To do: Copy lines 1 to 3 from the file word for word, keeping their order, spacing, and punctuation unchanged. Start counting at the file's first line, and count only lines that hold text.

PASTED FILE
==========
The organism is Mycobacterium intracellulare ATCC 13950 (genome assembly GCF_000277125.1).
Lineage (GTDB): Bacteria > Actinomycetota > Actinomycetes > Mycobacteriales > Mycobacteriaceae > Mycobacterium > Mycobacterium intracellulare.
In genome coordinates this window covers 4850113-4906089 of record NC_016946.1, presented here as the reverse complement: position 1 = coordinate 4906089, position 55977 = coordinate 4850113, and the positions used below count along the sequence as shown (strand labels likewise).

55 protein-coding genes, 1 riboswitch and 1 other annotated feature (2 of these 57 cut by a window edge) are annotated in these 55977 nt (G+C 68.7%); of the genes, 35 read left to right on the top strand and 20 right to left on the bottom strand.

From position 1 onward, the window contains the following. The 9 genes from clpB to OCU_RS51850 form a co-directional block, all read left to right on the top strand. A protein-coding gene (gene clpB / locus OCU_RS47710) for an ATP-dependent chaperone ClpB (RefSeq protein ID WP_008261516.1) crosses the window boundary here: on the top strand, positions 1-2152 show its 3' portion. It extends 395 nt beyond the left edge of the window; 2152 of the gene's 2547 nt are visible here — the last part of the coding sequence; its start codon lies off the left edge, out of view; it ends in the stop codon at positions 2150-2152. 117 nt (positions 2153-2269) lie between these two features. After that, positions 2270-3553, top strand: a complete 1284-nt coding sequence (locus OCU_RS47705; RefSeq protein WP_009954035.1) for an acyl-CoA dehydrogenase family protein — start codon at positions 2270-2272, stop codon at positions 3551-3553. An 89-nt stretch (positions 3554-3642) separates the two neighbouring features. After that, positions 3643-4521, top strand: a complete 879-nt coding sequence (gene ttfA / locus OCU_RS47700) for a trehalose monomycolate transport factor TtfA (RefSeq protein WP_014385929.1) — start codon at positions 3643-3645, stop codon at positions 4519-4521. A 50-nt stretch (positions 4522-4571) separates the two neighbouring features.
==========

The organism is Mycobacterium intracellulare ATCC 13950 (genome assembly GCF_000277125.1).
Lineage (GTDB): Bacteria > Actinomycetota > Actinomycetes > Mycobacteriales > Mycobacteriaceae > Mycobacterium > Mycobacterium intracellulare.
In genome coordinates this window covers 4850113-4906089 of record NC_016946.1, presented here as the reverse complement: position 1 = coordinate 4906089, position 55977 = coordinate 4850113, and the positions used below count along the sequence as shown (strand labels likewise).